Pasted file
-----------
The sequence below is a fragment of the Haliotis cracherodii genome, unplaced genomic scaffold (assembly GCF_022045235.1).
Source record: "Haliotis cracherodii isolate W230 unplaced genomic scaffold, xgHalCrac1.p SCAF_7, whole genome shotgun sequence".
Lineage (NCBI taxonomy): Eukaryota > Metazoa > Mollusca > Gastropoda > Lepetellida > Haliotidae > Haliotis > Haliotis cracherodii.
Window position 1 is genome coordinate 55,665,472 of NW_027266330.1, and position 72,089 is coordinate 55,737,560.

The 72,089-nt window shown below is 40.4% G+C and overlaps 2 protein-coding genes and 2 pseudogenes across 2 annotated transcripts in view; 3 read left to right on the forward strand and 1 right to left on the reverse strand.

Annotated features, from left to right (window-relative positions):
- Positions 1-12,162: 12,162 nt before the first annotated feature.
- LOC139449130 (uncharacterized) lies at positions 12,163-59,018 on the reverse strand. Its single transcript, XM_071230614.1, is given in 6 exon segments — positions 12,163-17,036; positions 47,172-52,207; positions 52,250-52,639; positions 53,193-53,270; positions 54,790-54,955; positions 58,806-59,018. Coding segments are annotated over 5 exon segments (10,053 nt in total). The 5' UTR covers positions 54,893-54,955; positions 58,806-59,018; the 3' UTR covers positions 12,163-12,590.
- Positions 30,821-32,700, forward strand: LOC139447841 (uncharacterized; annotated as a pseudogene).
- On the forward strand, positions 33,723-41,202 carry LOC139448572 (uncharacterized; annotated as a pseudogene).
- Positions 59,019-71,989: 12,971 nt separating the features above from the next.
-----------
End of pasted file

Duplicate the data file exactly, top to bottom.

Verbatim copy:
The sequence below is a fragment of the Haliotis cracherodii genome, unplaced genomic scaffold (assembly GCF_022045235.1).
Source record: "Haliotis cracherodii isolate W230 unplaced genomic scaffold, xgHalCrac1.p SCAF_7, whole genome shotgun sequence".
Lineage (NCBI taxonomy): Eukaryota > Metazoa > Mollusca > Gastropoda > Lepetellida > Haliotidae > Haliotis > Haliotis cracherodii.
Window position 1 is genome coordinate 55,665,472 of NW_027266330.1, and position 72,089 is coordinate 55,737,560.

The 72,089-nt window shown below is 40.4% G+C and overlaps 2 protein-coding genes and 2 pseudogenes across 2 annotated transcripts in view; 3 read left to right on the forward strand and 1 right to left on the reverse strand.

Annotated features, from left to right (window-relative positions):
- Positions 1-12,162: 12,162 nt before the first annotated feature.
- LOC139449130 (uncharacterized) lies at positions 12,163-59,018 on the reverse strand. Its single transcript, XM_071230614.1, is given in 6 exon segments — positions 12,163-17,036; positions 47,172-52,207; positions 52,250-52,639; positions 53,193-53,270; positions 54,790-54,955; positions 58,806-59,018. Coding segments are annotated over 5 exon segments (10,053 nt in total). The 5' UTR covers positions 54,893-54,955; positions 58,806-59,018; the 3' UTR covers positions 12,163-12,590.
- Positions 30,821-32,700, forward strand: LOC139447841 (uncharacterized; annotated as a pseudogene).
- On the forward strand, positions 33,723-41,202 carry LOC139448572 (uncharacterized; annotated as a pseudogene).
- Positions 59,019-71,989: 12,971 nt separating the features above from the next.